First Nations-owned power company gets $1.34 billion nod to connect remote Nations to the grid

Thursday, October 31st, 2019 11:47am


Image Caption

Margaret Kenequanash, CEO, Wataynikaneyap Power LP


Approximately 1,800 kilometres of transmission lines will be built to connect the 17 remote First Nations communities and 14,000 people to the Ontario power grid.
By Shari Narine Contributor

A $1.34 billion loan from the Ford government is the last piece of the financial puzzle needed by Wataynikaneyap Power to bring electricity to 17 First Nations in northwestern Ontario.

“I think it’s an amazing milestone we’ve accomplished and we look forward to building the line,” said Margaret Kenequanash, CEO, Wataynikaneyap Power LP. Wataynikaneyap means ‘lines that brings light.”

Wataynikaneyap Power, also known as Watay. is a partnership with 51 per cent ownership by 24 northwestern First Nations and 49 per cent by Fortis Inc. Fortis is a utility operator for gas and electricity in North America.

The Ontario government announced the approved loan on Oct. 29. That funding will make up the bulk of the $1.9 billion needed for the project.

Bringing electricity to the remote First Nations to replace the diesel-generated energy which feeds local distribution grids has been a discussion for the past 28 years, said Kenequanash. For the last 12 years, it’s been a project actively pursued.


Pikangikum First Nation became the first Watay Power Project community to be connected to the provincial power grid in December 2018.

“Part of the discussions with Pikangikum was that they wanted to be connected as early as possible because of their situation in the community, and we had established a timeline with different funding we had negotiated. We were able to meet that timeline,” said Kenequanash.

Pikangikum’s generating station was 40 years old and had exceeded its effective life, as aging and undersized components were increasingly difficult to maintain and service, reads the nation’s web page.

No schedule has been established for when each of the remaining communities will be added to the provincial power grid.  Kenequanash said the project has been divided into three groups. She expects some work in each group will happen concurrently.

The six First Nations that have existing independent power authorities are assessing their current facilities to see what needs to be done to meet the required standards.

Work on the ground, which will begin to see towers going up, will start in early 2020. The winter season will be used to do preparation work.

Approximately 1,800 kilometres of transmission lines will be built to connect the 17 remote First Nations communities and 14,000 people to the Ontario power grid.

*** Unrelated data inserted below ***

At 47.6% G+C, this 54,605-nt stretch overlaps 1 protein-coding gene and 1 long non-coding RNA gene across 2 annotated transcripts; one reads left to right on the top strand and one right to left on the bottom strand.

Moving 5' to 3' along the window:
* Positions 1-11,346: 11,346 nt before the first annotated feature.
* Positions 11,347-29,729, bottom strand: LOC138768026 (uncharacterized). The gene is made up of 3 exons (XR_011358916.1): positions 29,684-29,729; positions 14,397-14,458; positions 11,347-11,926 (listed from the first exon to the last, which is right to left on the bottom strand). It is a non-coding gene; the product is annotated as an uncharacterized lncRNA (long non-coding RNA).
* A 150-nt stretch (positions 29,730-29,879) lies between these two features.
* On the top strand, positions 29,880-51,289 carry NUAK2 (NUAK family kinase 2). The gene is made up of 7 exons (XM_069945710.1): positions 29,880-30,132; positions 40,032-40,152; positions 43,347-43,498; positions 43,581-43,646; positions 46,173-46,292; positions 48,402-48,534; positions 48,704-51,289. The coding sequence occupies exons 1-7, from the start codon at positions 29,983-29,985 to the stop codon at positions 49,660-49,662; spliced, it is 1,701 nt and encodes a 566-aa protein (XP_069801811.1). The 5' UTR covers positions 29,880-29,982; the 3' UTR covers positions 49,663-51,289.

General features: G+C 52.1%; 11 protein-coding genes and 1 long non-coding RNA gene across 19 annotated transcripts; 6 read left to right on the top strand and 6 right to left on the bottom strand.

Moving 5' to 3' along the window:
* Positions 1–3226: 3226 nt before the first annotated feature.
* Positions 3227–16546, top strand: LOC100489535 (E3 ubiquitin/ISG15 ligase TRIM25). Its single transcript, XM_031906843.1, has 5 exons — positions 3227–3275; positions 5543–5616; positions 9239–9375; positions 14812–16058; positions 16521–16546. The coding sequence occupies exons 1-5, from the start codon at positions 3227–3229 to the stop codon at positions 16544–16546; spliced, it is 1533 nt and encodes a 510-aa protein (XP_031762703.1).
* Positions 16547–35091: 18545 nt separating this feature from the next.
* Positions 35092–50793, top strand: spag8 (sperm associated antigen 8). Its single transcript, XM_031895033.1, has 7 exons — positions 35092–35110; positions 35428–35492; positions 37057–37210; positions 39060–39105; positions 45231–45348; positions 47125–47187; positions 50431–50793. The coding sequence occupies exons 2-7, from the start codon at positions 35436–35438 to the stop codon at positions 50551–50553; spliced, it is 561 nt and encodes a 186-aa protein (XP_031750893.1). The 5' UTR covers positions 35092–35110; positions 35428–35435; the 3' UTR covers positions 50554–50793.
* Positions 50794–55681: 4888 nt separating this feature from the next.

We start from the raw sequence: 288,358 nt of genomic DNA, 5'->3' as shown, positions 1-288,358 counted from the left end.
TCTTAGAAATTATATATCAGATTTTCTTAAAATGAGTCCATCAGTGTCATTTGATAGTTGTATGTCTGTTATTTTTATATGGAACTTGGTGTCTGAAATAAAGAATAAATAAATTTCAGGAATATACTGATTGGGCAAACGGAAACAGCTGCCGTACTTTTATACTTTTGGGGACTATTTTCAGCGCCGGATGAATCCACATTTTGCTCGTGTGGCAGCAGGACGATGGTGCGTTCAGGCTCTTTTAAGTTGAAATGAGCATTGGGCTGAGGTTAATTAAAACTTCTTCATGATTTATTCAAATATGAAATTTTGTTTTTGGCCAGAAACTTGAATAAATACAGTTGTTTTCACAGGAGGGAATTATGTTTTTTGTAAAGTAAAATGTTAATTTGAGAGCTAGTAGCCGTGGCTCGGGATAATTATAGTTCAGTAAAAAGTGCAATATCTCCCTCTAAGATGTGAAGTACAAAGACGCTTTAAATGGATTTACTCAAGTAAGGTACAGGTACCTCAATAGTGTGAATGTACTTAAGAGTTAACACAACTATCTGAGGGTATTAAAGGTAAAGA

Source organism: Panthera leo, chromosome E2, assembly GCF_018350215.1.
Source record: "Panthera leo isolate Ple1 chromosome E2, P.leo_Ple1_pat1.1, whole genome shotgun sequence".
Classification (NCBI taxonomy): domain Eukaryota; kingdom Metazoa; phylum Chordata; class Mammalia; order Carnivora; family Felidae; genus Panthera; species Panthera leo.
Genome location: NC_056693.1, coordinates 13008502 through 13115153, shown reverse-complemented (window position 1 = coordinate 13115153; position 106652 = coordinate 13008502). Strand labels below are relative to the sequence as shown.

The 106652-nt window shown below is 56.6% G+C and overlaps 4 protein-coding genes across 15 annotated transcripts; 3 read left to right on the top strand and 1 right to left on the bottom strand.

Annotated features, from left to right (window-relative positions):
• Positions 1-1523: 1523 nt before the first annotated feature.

The communities are dispersed along an 800 kilometres arc starting from 90 kilometres north of Red Lake to about 160 kilometres east to Pickle Lake.  None of the communities north of Red Lake and Pickle Lake have access to all-season transportation or utility corridors.

power poles

The project will reinforce the existing transmission grid to Pickle Lake and will expand grid service north of Pickle Lake and Red Lake.

Alberta-headquartered Valard, a utility and electrical contractor, has been selected to undertake the design and construction work.

“There will be a schedule provided to communities as to when there anticipated connection will be happening,” said Kenequanash.

The work is to be completed by the end of 2023. The construction phase is expected to create an estimated 769 jobs.

“Connecting our remote First Nations to the provincial energy grid will finally end their reliance on expensive and environmentally harmful diesel generation. This will improve the health of our members, and help bring jobs and other economic benefits to our communities,” said Nishnawbe Aski Nation Grand Chief Alvin Fiddler, who applauded the work undertaken by Wataynikaneyap Power.

There’s a “whole lot of issues” that being on the energy grid will address, said Kenequanash.

Most remote First Nations communities are running at or near maximum power capacity, which results in load restrictions and power outages. This means new development cannot be added to the electrical system.

Limited diesel power capacity is a major barrier to the development of sufficient, modern housing and community facilities to serve remote populations. Remote communities may encounter dramatic overcrowding and a lack of adequate community health and social services.

“Diesel generation in remote communities is in general the highest cost electricity generation resource currently supplying Ontario customers, typically costing three to 10 times more than the average cost of the provincial supply mix,” according to the Ontario Power Authority, partially because of the need to fly in diesel when there are no ice roads for transportation.

Now the communities will be able to pursue economic development, building additional infrastructure and bring more resources to their members, says Kenequanash.

In addition, the environmental costs of diesel generation, which include reduced air quality and risk of diesel fuel spills, will be avoided.

“I’m very pleased that we’ve reached this milestone and hope to see everyone work together on the tasks that are in front of us and we’ll have our communities connected in a timely manner. We’ve been waiting a long time for this project,” said Kenequanash.

“Ontario is committed to working in partnership with First Nations and government partners to connect remote First Nation communities to the electricity grid, remove barriers to community growth, and spur economic development," said Greg Rickford, minister of Energy, Northern Development and Mines.